--rep->count;
rep = new ArrayRep (*rep);
--- 92,101 ----
}
};
+ bool mutableRep;
void make_unique (void)
{
! if (rep->count > 1 && !mutableRep)
{
--rep->count;
rep = new ArrayRep (*rep);
*************** protected:
*** 114,120 ****
Array (T *d, int l)
{
rep = new typename Array<T>::ArrayRep (d, l);
!
#ifdef HEAVYWEIGHT_INDEXING
idx = 0;
max_indices = 1;
--- 115,121 ----
Array (T *d, int l)
{
rep = new typename Array<T>::ArrayRep (d, l);
! mutableRep = false;
#ifdef HEAVYWEIGHT_INDEXING
idx = 0;
max_indices = 1;
*************** protected:
*** 123,132 ****
--- 124,135 ----
}
public:
+ void setMutability (bool state) { mutableRep = state; }
Array (void)
{
rep = new typename Array<T>::ArrayRep ();
+ mutableRep = false;
#ifdef HEAVYWEIGHT_INDEXING
idx = 0;
*************** public:
*** 138,143 ****
--- 141,147 ----
explicit Array (int n)
{
rep = new typename Array<T>::ArrayRep (n);
+ mutableRep = false;
#ifdef HEAVYWEIGHT_INDEXING
idx = 0;
*************** public:
*** 152,157 ****
--- 156,162 ----
{
rep = a.rep;
rep->count++;
+ mutableRep = a.mutableRep;
#ifdef HEAVYWEIGHT_INDEXING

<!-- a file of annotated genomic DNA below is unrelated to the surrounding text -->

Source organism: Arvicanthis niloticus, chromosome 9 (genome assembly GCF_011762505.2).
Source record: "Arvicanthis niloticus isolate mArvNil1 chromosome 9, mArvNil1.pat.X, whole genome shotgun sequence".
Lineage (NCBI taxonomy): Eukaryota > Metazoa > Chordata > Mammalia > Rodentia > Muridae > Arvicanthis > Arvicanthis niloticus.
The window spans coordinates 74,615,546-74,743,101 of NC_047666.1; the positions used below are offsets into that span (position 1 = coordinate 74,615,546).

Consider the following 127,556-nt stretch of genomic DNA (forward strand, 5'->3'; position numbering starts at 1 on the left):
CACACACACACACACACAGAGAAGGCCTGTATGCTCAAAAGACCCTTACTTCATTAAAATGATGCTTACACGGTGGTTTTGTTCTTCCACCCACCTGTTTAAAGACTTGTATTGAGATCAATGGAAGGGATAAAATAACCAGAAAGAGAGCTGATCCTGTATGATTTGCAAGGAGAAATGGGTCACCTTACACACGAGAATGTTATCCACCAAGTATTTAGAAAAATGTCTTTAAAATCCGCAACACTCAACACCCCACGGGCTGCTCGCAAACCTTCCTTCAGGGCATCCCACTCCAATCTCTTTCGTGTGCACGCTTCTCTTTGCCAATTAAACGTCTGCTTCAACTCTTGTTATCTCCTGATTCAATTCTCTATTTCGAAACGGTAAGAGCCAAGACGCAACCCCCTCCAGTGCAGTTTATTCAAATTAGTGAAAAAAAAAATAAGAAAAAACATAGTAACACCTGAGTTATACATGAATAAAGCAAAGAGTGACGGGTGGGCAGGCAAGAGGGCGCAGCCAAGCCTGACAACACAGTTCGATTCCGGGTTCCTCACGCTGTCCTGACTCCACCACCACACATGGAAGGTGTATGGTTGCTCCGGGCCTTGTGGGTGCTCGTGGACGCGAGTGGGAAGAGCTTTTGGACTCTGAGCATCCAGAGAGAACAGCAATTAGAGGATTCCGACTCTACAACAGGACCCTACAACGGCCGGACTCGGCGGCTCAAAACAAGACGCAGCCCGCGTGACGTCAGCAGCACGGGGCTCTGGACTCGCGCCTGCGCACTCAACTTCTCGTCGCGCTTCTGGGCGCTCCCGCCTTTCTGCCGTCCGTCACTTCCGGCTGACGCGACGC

max_indices = a.max_indices;
Here is the patch to Array.cc
*** Array.cc.orig 2002-11-20 11:03:06.000000000 -0800
--- Array.cc 2002-12-21 19:14:17.000000000 -0800
*************** template <class T>
*** 49,54 ****
--- 49,55 ----
Array<T>::Array (int n, const T& val)
{
rep = new typename Array<T>::ArrayRep (n);
+ mutableRep = false;
for (int i = 0; i < n; i++)
rep->data[i] = val;
-------------------------------------------------------------
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Octave's home on the web: http://www.octave.org
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-------------------------------------------------------------
- octave and image processing, Al Niessner, 2002/12/19
- Re: octave and image processing, Paul Kienzle, 2002/12/19
- octave and image processing, John W. Eaton, 2002/12/20
- Re: octave and image processing, Albert F. Niessner, 2002/12/20
- Re: octave and image processing, Andy Adler, 2002/12/21
- Re: octave and image processing, Al Niessner, 2002/12/21
- Re: octave and image processing, John W. Eaton, 2002/12/21
- Re: octave and image processing,
Al Niessner <=
- Re: octave and image processing, Al Niessner, 2002/12/22
- Re: octave and image processing, Paul Kienzle, 2002/12/23
- Re: octave and image processing, Albert F. Niessner, 2002/12/23
- Re: octave and image processing, Paul Kienzle, 2002/12/25